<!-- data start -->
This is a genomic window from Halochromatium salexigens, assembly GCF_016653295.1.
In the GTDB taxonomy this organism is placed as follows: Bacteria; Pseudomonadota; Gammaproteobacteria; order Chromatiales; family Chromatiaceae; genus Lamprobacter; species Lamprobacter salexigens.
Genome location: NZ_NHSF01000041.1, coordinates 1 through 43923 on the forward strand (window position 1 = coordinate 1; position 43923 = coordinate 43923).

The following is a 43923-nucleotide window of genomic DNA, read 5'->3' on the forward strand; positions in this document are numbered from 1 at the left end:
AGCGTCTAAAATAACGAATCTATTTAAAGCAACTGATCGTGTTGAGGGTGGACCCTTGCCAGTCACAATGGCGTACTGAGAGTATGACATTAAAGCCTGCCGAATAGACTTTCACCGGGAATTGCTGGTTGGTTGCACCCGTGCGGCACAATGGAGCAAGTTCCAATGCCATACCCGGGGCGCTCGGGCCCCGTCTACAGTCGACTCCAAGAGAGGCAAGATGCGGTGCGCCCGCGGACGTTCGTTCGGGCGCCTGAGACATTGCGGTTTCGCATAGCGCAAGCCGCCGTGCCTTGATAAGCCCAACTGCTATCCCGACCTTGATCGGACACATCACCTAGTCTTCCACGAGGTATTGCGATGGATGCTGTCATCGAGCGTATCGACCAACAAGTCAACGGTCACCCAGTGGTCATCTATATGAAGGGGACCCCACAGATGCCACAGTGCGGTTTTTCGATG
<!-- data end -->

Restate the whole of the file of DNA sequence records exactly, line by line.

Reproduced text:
This is a genomic window from Halochromatium salexigens, assembly GCF_016653295.1.
In the GTDB taxonomy this organism is placed as follows: Bacteria; Pseudomonadota; Gammaproteobacteria; order Chromatiales; family Chromatiaceae; genus Lamprobacter; species Lamprobacter salexigens.
Genome location: NZ_NHSF01000041.1, coordinates 1 through 43923 on the forward strand (window position 1 = coordinate 1; position 43923 = coordinate 43923).

The following is a 43923-nucleotide window of genomic DNA, read 5'->3' on the forward strand; positions in this document are numbered from 1 at the left end:
AGCGTCTAAAATAACGAATCTATTTAAAGCAACTGATCGTGTTGAGGGTGGACCCTTGCCAGTCACAATGGCGTACTGAGAGTATGACATTAAAGCCTGCCGAATAGACTTTCACCGGGAATTGCTGGTTGGTTGCACCCGTGCGGCACAATGGAGCAAGTTCCAATGCCATACCCGGGGCGCTCGGGCCCCGTCTACAGTCGACTCCAAGAGAGGCAAGATGCGGTGCGCCCGCGGACGTTCGTTCGGGCGCCTGAGACATTGCGGTTTCGCATAGCGCAAGCCGCCGTGCCTTGATAAGCCCAACTGCTATCCCGACCTTGATCGGACACATCACCTAGTCTTCCACGAGGTATTGCGATGGATGCTGTCATCGAGCGTATCGACCAACAAGTCAACGGTCACCCAGTGGTCATCTATATGAAGGGGACCCCACAGATGCCACAGTGCGGTTTTTCGATG